Marketing

How to use Google Trends in Your Marketing Strategy

What is Google Trends? 

If you’re not familiar with Google Trends, it’s time to get acquainted. You will be amazed at what you can learn from this valuable tool. Google Trends is a tool that Google provides that give any curious soul with a browser a glimpse behind the scenes of what people are searching for. There are several different ways to drill down and dissect the data.

This is a great tool for local businesses to find keywords and topics that you can exploit in your marketing efforts. It’s not the only tool you should be using to find keyword opportunities, but it’s a nice addition to your arsenal if you’re not already using it. 


 

Evaluate Keyword Popularity

You can enter keywords or phrases and see how search interest has grown or declined over time. You can also easily spot seasonal variation in search popularity for your chosen keywords. Adjust the timeframe to see how that search term has fared over a longer or shorter period of time. Add up to five different search terms to see how they compare against one another. You can use this comparison feature to gauge the popularity of your keywords to prioritize for SEO or paid search campaigns.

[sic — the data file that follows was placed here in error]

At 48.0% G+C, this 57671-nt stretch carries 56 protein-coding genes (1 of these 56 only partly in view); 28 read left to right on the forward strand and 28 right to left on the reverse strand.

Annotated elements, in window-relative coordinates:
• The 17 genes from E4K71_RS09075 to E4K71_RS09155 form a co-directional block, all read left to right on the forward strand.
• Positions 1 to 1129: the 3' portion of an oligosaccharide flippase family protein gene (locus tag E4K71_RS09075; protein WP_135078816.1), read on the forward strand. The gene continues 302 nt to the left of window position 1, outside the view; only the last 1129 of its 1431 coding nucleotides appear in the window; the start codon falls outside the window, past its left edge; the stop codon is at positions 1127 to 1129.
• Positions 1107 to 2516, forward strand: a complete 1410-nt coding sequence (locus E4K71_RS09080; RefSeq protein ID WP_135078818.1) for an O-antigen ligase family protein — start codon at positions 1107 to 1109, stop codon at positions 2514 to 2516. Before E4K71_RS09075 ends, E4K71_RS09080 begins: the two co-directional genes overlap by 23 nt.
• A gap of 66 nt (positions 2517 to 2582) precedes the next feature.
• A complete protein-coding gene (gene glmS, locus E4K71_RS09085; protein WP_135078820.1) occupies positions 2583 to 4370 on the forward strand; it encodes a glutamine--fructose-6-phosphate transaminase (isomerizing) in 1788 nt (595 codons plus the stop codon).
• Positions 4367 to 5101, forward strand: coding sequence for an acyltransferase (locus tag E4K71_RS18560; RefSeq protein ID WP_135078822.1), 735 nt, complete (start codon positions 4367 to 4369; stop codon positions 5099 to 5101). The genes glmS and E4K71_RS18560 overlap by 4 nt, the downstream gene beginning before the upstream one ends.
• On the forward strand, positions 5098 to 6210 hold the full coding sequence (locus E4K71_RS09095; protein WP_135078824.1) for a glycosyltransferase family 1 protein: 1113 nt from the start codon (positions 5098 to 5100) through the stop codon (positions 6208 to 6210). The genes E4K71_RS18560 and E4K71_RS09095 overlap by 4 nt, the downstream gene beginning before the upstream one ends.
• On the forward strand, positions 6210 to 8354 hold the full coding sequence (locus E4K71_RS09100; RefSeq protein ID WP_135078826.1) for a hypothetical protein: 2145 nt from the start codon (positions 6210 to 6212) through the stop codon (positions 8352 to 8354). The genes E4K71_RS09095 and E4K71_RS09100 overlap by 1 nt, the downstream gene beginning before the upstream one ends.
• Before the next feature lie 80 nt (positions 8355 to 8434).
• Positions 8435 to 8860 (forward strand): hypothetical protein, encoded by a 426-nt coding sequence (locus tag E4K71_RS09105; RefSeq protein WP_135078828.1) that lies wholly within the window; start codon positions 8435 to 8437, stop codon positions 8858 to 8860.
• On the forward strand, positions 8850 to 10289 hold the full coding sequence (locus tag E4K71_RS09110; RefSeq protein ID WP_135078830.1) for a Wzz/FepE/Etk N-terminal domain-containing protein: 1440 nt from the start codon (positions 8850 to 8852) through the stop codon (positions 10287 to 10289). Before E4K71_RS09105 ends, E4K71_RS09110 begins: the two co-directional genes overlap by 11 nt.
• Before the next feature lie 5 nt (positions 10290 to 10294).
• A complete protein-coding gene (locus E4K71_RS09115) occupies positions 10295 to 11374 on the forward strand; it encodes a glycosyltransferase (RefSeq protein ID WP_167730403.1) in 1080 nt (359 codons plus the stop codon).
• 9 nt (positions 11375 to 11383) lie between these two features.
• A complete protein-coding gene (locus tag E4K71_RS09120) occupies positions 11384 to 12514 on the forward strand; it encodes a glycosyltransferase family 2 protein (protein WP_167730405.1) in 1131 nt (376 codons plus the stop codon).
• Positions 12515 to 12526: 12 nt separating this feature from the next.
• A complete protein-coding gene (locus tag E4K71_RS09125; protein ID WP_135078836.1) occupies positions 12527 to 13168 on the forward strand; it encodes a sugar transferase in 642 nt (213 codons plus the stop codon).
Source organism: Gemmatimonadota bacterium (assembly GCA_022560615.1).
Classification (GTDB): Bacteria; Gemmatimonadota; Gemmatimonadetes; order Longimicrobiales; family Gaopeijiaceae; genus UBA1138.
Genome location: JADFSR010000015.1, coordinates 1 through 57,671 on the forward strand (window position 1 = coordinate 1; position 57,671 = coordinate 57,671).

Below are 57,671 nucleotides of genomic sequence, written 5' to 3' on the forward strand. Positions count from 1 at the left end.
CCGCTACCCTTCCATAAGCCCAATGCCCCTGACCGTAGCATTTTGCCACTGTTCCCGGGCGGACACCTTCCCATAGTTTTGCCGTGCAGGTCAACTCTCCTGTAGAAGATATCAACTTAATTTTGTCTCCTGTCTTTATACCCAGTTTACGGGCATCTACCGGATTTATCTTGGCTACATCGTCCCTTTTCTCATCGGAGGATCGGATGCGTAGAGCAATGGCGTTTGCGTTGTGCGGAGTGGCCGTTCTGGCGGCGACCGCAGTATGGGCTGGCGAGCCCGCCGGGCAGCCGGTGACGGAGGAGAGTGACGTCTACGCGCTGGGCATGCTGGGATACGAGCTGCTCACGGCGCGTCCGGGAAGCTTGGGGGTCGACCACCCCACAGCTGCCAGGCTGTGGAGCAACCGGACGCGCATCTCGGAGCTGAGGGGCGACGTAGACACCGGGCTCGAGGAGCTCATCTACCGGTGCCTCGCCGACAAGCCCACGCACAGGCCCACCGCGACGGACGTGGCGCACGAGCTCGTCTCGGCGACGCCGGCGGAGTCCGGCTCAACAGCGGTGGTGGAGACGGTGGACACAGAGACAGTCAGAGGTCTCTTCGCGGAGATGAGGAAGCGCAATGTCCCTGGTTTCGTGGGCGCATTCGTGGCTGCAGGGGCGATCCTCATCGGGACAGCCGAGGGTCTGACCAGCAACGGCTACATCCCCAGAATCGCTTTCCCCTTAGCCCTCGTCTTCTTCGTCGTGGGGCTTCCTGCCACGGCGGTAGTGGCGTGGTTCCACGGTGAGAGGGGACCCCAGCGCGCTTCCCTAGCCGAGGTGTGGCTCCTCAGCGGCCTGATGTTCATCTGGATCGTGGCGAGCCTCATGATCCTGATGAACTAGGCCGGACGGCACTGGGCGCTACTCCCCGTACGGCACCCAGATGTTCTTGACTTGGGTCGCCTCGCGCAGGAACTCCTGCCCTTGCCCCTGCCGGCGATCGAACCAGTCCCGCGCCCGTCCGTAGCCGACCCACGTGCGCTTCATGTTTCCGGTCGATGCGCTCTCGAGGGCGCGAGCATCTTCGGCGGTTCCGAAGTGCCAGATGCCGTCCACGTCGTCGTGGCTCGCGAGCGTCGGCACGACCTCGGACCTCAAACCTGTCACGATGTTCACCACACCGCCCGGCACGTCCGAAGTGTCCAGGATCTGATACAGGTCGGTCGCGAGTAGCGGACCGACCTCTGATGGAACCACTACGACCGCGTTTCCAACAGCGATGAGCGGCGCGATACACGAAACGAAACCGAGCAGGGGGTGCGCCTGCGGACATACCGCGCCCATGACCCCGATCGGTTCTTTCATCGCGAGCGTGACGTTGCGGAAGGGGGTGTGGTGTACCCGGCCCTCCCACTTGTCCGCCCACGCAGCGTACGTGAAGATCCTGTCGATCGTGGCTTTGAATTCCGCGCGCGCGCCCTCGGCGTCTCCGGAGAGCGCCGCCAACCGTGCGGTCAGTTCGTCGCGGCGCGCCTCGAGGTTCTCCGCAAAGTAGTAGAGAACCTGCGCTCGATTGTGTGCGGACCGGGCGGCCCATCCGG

In this example, you can see search popularity for boots, sandals, and socks. Boots is the most searched term from the bunch, but spikes pretty dramatically during the winter season. Sandals follows an almost exact opposite seasonality, with the dips coming in the colder months, when people are opting for boots and socks. (But hopefully not this).


Related Queries

The list of related queries that shows up at the bottom of the report is a great way to get ideas for additional search terms you may not have thought to include. You can view the 25 top queries overall, or you can also see the top 25 rising queries--which means they are experiencing a recent increase in search volume compared to other related searches. 



Competitive Analysis

Plug in the names or domain names of your competitors to see which brands are growing in popularity and which might be declining. This lets you see an up-and-coming competitor who is growing quickly, but might not be showing up on your radar yet. How is your brand name performing over the same timeframe? If your company or any of your competitors have a name that’s very common, be careful not to draw too many conclusions from the Trends data. It works best when you’re searching for a name that is unique to that business. You can try searching by website domain name, too, but sometimes there aren’t enough searches on the domain name to show up in Trends.